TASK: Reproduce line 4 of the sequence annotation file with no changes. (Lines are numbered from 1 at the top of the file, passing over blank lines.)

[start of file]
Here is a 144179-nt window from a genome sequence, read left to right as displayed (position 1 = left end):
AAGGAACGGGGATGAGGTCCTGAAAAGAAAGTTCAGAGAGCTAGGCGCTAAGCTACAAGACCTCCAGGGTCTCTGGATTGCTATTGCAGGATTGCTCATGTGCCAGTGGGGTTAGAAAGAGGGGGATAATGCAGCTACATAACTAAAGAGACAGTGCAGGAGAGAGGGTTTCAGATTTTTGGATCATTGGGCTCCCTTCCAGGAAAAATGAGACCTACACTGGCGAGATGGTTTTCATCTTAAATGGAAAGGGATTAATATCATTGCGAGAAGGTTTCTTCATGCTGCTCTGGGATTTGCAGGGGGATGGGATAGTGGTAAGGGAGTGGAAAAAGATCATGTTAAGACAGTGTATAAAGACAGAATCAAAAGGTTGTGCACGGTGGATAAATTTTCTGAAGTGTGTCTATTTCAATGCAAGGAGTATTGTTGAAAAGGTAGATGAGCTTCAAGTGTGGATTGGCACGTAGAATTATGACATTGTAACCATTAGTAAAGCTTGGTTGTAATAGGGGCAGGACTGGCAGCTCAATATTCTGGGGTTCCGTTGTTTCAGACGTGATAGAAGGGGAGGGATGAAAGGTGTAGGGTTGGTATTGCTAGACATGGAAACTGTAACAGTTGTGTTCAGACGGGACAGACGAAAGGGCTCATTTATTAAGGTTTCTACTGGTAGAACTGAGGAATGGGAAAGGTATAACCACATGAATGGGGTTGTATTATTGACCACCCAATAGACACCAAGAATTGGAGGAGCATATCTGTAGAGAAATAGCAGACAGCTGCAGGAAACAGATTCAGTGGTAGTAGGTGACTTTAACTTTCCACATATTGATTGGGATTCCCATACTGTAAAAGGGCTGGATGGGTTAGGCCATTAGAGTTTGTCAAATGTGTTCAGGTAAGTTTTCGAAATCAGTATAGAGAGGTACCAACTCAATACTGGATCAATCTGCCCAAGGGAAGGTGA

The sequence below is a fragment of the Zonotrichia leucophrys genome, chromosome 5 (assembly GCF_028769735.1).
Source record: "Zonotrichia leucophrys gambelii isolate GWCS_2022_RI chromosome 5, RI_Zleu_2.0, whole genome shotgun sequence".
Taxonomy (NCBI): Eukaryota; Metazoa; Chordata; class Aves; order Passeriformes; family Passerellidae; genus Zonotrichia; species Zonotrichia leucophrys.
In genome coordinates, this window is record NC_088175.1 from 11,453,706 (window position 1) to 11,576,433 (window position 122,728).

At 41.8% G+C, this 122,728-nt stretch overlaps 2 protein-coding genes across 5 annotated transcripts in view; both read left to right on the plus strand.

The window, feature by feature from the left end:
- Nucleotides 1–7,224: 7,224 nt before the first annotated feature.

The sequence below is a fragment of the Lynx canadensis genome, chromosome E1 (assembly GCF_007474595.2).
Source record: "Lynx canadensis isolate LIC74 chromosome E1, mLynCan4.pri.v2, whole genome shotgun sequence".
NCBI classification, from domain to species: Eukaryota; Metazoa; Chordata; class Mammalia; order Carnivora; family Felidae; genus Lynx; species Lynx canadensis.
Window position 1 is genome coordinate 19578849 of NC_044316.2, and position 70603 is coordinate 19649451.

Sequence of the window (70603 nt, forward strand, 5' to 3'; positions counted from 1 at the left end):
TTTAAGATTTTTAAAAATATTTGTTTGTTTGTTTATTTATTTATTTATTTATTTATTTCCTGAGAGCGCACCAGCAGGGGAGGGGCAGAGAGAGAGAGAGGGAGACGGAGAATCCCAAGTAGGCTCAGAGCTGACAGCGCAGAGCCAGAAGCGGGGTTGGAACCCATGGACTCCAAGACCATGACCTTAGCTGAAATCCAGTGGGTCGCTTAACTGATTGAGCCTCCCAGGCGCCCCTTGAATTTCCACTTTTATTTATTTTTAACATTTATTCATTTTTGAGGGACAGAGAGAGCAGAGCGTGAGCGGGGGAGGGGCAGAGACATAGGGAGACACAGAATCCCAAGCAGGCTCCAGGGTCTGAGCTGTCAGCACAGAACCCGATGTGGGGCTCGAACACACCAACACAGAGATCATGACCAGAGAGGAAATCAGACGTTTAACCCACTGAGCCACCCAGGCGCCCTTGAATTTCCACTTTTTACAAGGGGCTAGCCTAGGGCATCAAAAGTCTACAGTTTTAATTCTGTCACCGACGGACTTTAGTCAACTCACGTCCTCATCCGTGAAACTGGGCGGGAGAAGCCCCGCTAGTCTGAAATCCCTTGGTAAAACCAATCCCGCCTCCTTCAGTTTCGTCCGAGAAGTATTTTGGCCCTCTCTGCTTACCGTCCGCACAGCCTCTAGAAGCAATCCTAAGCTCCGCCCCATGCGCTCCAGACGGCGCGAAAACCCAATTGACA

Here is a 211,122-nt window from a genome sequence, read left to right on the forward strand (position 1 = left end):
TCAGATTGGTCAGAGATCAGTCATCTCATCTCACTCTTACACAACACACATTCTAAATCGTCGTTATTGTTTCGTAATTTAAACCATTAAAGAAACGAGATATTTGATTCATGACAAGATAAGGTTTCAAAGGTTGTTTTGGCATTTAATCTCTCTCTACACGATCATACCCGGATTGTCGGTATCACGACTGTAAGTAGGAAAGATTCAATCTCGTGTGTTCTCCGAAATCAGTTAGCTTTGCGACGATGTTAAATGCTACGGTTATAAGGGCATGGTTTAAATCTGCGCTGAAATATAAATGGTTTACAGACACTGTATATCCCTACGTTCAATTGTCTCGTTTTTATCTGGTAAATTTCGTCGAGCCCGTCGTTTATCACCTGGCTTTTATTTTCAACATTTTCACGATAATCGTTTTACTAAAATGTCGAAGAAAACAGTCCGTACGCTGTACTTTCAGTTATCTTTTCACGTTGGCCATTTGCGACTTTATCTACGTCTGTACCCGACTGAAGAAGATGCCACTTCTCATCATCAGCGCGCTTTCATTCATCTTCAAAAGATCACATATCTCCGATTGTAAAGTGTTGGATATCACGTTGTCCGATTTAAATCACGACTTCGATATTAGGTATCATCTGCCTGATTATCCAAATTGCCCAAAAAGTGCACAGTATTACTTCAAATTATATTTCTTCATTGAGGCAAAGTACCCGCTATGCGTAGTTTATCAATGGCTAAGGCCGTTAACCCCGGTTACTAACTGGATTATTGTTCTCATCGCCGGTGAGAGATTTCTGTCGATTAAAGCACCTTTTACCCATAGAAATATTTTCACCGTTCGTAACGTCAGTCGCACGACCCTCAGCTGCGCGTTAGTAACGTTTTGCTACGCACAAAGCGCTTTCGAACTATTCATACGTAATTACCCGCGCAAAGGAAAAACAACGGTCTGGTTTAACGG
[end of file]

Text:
Source record: "Zonotrichia leucophrys gambelii isolate GWCS_2022_RI chromosome 5, RI_Zleu_2.0, whole genome shotgun sequence".